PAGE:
Powell’s Bookstore: Restoring Democracy for Deaf Community

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I am proud Deaf person right now. I feel good. I made a difference. Earlier this week, I received e-mail from Powell’s bookstore. Doing good thing that makes all the difference is taking leadership role in every aspect of the Deaf community that captures the depth and diversity of the Deaf people.

Powell’s bookstore in Portland, Oregon is the largest independent bookstore in the world, which happened to be my most favorite place anywhere. My life would not be the same without books. Powell’s bookstore has a unique energy, bringing symbolism to the minds of book readers.

When I was living in Portland, I would take my radically crafted bicycle to Powell’s bookstore in all angles of  greater Portland, to appreciate the journey as a bibliophile “book lover”—has taught me plenty of knowledge, and I am thankful forever.

The classic 1971 Schwinn bicycle I bought in 2007 for $5.00 and fixed up by myself was fun part.

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Recently, I noticed something on the website that caught my attention that I decided to get in touch with Powell’s bookstore and make a positive contribution for the Deaf community. It is important to recognize something that is not appropriate or controversial, take a bold step and make the difference. A controversy over defining Deaf people needs to be questioned of what is and is not a negative symbol back into the public eye.

Is a term of “hearing-impaired” a human-whistle symbol for deficit thinking? Why is ‘hearing impaired’ acceptable for years and years? Is it time to make a radical change?

See the picture below:

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Then I had to write an e-mail to Powell’s bookstore to clarify it up. “The friendliest and most reassuring human beings on the planet…”…..”Our hearing-imparied customers.” It was much needed to do the civic duty to have “hearing impaired” removed and use “Deaf” customers instead. That’s where I shared the link:

http://www.wtdp.org/deafyes/

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Should Powell’s bookstore follow a good example of leadership of WTDP? Yes, Deaf people are also most reassuring human beings on the planet. Deaf people are human beings. With the term “hearing impaired”–they are subjected to “human doings” instead of human beings.

However, I had to make another step to educate about “Deaf” with upper “D” instead of “deaf” with lower “d” should be culturally appreciated with love. It is not just about “grammar rules”—Learning how to take a radical step within the advocacy efforts to make all the difference feels good! And they listened with big and open heart. See the big change?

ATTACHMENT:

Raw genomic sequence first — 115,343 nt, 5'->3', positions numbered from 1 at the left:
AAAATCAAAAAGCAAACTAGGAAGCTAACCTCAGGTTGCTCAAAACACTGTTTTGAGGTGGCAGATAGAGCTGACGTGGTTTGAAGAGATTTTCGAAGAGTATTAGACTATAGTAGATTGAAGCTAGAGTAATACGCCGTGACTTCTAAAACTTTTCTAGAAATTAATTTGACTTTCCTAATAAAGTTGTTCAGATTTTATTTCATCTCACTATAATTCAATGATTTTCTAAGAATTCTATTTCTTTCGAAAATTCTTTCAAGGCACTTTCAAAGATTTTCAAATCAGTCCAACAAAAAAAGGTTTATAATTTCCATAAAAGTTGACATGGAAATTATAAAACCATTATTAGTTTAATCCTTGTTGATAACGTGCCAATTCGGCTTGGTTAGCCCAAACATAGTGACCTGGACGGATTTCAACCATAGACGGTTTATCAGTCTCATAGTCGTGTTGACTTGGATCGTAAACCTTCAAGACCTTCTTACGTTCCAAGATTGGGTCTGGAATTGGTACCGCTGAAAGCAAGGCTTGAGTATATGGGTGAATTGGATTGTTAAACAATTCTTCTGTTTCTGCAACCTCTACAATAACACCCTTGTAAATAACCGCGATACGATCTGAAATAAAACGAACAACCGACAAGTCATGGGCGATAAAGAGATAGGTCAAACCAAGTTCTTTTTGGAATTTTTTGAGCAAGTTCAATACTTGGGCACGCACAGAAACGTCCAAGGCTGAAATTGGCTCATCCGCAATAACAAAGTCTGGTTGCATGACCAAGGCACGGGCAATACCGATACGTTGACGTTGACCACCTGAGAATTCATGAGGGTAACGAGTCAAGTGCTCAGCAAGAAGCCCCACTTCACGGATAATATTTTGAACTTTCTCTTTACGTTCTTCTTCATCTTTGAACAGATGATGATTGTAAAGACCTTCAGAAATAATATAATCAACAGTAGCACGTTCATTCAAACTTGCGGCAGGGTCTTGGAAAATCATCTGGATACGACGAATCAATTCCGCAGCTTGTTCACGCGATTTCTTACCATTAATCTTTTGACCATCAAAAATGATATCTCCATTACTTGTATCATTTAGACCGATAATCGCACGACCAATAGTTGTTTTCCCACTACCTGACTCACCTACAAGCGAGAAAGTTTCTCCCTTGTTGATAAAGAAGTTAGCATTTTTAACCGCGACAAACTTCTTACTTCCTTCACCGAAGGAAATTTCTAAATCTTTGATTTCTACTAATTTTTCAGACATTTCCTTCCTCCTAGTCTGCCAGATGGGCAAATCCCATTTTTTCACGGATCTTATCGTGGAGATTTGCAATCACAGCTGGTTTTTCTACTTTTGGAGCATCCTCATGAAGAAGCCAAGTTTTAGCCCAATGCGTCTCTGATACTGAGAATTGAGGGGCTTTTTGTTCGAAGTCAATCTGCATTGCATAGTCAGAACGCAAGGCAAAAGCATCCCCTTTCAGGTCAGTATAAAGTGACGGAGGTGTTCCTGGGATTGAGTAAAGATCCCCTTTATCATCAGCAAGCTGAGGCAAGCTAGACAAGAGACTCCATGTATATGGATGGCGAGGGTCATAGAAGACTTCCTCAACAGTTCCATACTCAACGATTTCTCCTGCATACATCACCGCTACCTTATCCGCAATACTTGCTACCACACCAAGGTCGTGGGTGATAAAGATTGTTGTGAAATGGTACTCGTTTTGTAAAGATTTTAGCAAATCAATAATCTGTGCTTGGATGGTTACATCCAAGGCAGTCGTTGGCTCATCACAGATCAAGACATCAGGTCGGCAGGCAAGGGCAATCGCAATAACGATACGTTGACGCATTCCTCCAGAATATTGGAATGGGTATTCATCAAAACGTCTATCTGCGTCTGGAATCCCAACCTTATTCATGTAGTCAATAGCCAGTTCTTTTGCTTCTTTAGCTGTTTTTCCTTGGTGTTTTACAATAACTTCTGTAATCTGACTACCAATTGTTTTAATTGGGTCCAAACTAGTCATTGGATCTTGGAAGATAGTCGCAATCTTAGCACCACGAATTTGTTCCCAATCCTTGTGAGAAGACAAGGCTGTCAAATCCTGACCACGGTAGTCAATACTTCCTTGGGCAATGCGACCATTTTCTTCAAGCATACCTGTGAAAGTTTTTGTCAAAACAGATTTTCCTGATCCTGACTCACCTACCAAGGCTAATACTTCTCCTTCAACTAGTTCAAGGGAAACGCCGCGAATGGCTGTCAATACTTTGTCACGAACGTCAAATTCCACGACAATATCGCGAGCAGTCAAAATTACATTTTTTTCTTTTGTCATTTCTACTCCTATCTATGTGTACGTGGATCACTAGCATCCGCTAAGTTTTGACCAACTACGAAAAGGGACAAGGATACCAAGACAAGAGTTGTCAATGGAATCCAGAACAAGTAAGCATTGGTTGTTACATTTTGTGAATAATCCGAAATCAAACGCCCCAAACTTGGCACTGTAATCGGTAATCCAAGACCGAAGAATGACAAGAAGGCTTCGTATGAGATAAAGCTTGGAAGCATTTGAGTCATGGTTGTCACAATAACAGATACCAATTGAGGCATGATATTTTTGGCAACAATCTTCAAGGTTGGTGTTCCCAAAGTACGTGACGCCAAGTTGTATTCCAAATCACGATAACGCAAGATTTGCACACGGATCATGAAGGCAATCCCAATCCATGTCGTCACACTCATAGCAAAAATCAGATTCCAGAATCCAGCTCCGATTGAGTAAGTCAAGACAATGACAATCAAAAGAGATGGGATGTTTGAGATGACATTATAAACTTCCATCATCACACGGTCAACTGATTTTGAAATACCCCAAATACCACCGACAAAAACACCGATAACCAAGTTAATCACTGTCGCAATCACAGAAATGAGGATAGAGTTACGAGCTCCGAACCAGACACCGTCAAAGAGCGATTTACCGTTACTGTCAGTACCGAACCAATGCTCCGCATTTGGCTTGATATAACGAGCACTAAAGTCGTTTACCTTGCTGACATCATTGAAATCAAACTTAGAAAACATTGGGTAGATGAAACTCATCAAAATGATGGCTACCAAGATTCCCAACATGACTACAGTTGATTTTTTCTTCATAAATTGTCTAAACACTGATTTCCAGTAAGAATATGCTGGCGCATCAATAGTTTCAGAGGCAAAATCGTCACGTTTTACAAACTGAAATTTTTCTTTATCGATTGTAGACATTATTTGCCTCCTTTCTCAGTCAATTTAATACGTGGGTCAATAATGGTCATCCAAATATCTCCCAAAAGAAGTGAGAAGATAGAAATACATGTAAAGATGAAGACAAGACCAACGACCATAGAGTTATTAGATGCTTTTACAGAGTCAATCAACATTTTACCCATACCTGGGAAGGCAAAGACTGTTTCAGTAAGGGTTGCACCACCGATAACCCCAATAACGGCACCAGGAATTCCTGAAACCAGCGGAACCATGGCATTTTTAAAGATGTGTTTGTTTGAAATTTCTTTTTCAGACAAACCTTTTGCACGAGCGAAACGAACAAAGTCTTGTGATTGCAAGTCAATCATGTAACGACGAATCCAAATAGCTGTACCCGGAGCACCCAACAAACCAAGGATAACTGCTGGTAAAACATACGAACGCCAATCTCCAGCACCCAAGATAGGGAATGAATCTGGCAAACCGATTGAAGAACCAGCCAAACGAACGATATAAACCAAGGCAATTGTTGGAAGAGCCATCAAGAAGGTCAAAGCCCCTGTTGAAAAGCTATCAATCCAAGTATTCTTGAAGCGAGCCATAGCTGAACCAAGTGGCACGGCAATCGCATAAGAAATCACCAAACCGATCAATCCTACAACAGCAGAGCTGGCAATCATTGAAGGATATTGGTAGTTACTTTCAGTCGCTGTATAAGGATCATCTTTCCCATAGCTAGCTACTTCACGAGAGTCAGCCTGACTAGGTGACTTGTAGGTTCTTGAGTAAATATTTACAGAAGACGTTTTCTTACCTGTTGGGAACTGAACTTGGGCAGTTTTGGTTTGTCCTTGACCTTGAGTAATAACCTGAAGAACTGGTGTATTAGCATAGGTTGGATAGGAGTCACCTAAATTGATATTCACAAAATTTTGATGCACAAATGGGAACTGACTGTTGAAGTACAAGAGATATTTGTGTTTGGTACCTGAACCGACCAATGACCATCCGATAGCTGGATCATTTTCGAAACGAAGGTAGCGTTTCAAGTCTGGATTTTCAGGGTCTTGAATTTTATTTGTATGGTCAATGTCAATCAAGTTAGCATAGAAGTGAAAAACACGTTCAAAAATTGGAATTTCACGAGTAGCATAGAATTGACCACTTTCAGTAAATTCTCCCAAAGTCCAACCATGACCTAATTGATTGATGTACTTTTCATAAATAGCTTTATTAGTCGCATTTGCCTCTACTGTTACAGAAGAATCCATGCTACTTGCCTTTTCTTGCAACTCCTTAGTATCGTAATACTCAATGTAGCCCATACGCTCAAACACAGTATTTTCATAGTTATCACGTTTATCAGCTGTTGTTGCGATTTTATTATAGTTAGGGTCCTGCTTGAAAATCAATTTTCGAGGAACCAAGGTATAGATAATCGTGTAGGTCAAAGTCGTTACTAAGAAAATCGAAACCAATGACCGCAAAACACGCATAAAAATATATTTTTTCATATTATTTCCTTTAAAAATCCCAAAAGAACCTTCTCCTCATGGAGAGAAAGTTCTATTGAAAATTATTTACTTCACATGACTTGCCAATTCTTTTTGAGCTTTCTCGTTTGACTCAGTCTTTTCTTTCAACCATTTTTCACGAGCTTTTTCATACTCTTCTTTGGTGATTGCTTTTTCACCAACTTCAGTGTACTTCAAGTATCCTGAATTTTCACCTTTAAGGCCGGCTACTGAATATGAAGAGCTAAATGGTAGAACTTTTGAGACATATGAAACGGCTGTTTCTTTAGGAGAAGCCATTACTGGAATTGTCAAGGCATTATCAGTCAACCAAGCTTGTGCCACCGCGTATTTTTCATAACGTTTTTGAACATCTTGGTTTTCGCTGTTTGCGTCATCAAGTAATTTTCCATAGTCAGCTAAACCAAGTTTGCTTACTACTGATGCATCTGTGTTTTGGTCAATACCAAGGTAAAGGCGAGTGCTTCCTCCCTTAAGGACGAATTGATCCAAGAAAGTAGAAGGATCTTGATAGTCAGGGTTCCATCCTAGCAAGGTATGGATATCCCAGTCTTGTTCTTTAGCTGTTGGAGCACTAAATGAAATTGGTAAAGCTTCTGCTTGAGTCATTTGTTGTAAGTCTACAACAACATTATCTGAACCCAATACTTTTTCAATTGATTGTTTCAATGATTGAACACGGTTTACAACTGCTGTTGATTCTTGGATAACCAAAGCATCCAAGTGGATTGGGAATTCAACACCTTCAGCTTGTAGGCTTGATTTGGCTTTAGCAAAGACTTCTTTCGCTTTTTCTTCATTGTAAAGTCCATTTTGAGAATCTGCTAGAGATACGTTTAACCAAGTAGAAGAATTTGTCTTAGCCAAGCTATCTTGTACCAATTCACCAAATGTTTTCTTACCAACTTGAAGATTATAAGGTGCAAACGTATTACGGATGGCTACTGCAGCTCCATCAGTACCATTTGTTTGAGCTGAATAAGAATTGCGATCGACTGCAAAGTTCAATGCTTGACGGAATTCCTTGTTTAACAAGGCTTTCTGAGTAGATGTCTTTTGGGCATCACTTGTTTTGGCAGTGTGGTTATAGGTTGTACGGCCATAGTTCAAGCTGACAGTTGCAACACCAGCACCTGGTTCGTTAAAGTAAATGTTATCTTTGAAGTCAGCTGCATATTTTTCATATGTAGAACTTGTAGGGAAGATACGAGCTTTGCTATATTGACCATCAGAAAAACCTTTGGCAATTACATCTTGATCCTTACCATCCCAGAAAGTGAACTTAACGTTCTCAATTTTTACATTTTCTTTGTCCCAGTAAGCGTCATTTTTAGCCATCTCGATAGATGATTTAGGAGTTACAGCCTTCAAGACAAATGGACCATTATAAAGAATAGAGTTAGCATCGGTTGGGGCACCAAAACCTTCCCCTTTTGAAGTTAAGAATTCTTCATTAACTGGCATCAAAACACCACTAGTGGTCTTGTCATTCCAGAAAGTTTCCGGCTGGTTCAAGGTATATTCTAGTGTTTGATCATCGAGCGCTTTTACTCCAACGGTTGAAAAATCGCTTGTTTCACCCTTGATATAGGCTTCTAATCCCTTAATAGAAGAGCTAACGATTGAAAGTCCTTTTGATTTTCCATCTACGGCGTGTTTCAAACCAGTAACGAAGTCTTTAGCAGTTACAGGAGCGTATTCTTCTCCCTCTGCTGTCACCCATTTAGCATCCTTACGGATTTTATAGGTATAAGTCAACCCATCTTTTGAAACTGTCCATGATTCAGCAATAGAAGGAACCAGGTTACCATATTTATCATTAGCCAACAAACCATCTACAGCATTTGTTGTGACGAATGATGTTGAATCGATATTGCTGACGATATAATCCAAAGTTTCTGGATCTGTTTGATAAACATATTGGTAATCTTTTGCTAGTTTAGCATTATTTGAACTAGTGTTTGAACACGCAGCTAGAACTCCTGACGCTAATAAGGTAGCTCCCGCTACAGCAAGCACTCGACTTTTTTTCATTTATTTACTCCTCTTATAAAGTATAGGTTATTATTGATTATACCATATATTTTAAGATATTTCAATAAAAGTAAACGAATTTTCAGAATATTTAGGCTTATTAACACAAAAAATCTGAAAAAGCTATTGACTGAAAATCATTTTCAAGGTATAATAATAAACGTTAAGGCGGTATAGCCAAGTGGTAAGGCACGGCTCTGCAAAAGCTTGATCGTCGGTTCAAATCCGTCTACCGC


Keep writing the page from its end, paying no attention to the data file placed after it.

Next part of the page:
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Powell’s bookstore is a better place that distributes healthy journey for Deaf customers, and engages in human appreciation, outreach, and education. Deaf customers around the world are part of human right. Around the world? Yes, remember “largest independent bookstore in the world”?

That’s the image of Powell’s bookstore today. That is the reason I had a vintage world globe antique–rotating Earth gift from Aunt Sally sitting on my bookshelf–you can find second picture above of this page. Next to the globe was my favorite chessboard.

The labeling of Deaf people as “hearing impaired”—the dilemma is that far more denial than the society admit that the human right violation of defining who Deaf people are. It is time that the society continues to violate human rights for Deaf people is protested and challenged. Simply, the view of Deaf people as “hearing impaired” is often lead to culture of ignorance, denial, and misinformed. Chessboard: Checkmate.

Most importantly, the culture of stigma is taught by prejudices against the image of Deaf people in society. Powell’s bookstore listened with open mind and big heart. Deaf people are being in the process of growing on account of acceptance. That makes the largest independent bookstore in the world an unique place.

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Powell’s Bookstore: Selling books before moving to D.C.

After explaining about video relay service (VRS) that today’s majority of Deaf customers use through VRS is important because without video relay service which means rejection of American Sign Language (ASL) is immediately vulnerable and is much needed to defend life of ASL.

This sentiment and desire for ASL is a special place. After all, we need to take back ASL. To put an end on the negative labeling of Deaf people as “hearing impaired”–we need to take back the Deaf community to preserve our positive identity, we need to take back the Deaf community after all. That is the quest vision.

-JT

Copyright © 2019 Jason Tozier

This text may be freely copied in its entirely only, including this copyright message.

 

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